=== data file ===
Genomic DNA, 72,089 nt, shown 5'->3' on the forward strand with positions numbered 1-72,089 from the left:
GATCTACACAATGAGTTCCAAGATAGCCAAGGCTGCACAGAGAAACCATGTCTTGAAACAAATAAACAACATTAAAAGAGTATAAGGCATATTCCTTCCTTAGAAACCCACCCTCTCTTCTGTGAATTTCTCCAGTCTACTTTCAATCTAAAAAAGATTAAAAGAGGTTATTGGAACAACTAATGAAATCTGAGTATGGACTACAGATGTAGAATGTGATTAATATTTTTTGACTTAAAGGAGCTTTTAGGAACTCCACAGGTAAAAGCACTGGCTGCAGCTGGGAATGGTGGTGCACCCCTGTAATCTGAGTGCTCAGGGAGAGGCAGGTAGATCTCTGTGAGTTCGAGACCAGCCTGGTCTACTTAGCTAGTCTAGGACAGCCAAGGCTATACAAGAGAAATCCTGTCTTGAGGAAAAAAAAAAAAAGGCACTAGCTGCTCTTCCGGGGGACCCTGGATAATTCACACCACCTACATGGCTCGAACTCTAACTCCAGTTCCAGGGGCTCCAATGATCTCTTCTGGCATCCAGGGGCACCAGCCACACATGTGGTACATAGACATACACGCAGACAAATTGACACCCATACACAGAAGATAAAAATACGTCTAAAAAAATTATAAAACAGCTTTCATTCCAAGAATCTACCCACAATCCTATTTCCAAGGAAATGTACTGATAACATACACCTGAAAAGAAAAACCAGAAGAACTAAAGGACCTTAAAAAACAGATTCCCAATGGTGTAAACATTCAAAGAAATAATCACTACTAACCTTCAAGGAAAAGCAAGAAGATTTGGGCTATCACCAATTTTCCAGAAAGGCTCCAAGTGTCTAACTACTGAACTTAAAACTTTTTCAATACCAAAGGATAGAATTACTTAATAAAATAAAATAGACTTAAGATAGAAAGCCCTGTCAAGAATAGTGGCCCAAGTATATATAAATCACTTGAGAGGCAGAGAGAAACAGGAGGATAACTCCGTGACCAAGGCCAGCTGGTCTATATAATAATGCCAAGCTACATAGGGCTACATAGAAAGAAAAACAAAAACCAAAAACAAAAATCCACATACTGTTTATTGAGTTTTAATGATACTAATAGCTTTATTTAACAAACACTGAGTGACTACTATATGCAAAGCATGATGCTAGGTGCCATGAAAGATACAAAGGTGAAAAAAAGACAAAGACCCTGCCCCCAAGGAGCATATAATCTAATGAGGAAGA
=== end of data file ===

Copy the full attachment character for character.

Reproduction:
Genomic DNA, 72,089 nt, shown 5'->3' on the forward strand with positions numbered 1-72,089 from the left:
GATCTACACAATGAGTTCCAAGATAGCCAAGGCTGCACAGAGAAACCATGTCTTGAAACAAATAAACAACATTAAAAGAGTATAAGGCATATTCCTTCCTTAGAAACCCACCCTCTCTTCTGTGAATTTCTCCAGTCTACTTTCAATCTAAAAAAGATTAAAAGAGGTTATTGGAACAACTAATGAAATCTGAGTATGGACTACAGATGTAGAATGTGATTAATATTTTTTGACTTAAAGGAGCTTTTAGGAACTCCACAGGTAAAAGCACTGGCTGCAGCTGGGAATGGTGGTGCACCCCTGTAATCTGAGTGCTCAGGGAGAGGCAGGTAGATCTCTGTGAGTTCGAGACCAGCCTGGTCTACTTAGCTAGTCTAGGACAGCCAAGGCTATACAAGAGAAATCCTGTCTTGAGGAAAAAAAAAAAAAGGCACTAGCTGCTCTTCCGGGGGACCCTGGATAATTCACACCACCTACATGGCTCGAACTCTAACTCCAGTTCCAGGGGCTCCAATGATCTCTTCTGGCATCCAGGGGCACCAGCCACACATGTGGTACATAGACATACACGCAGACAAATTGACACCCATACACAGAAGATAAAAATACGTCTAAAAAAATTATAAAACAGCTTTCATTCCAAGAATCTACCCACAATCCTATTTCCAAGGAAATGTACTGATAACATACACCTGAAAAGAAAAACCAGAAGAACTAAAGGACCTTAAAAAACAGATTCCCAATGGTGTAAACATTCAAAGAAATAATCACTACTAACCTTCAAGGAAAAGCAAGAAGATTTGGGCTATCACCAATTTTCCAGAAAGGCTCCAAGTGTCTAACTACTGAACTTAAAACTTTTTCAATACCAAAGGATAGAATTACTTAATAAAATAAAATAGACTTAAGATAGAAAGCCCTGTCAAGAATAGTGGCCCAAGTATATATAAATCACTTGAGAGGCAGAGAGAAACAGGAGGATAACTCCGTGACCAAGGCCAGCTGGTCTATATAATAATGCCAAGCTACATAGGGCTACATAGAAAGAAAAACAAAAACCAAAAACAAAAATCCACATACTGTTTATTGAGTTTTAATGATACTAATAGCTTTATTTAACAAACACTGAGTGACTACTATATGCAAAGCATGATGCTAGGTGCCATGAAAGATACAAAGGTGAAAAAAAGACAAAGACCCTGCCCCCAAGGAGCATATAATCTAATGAGGAAGA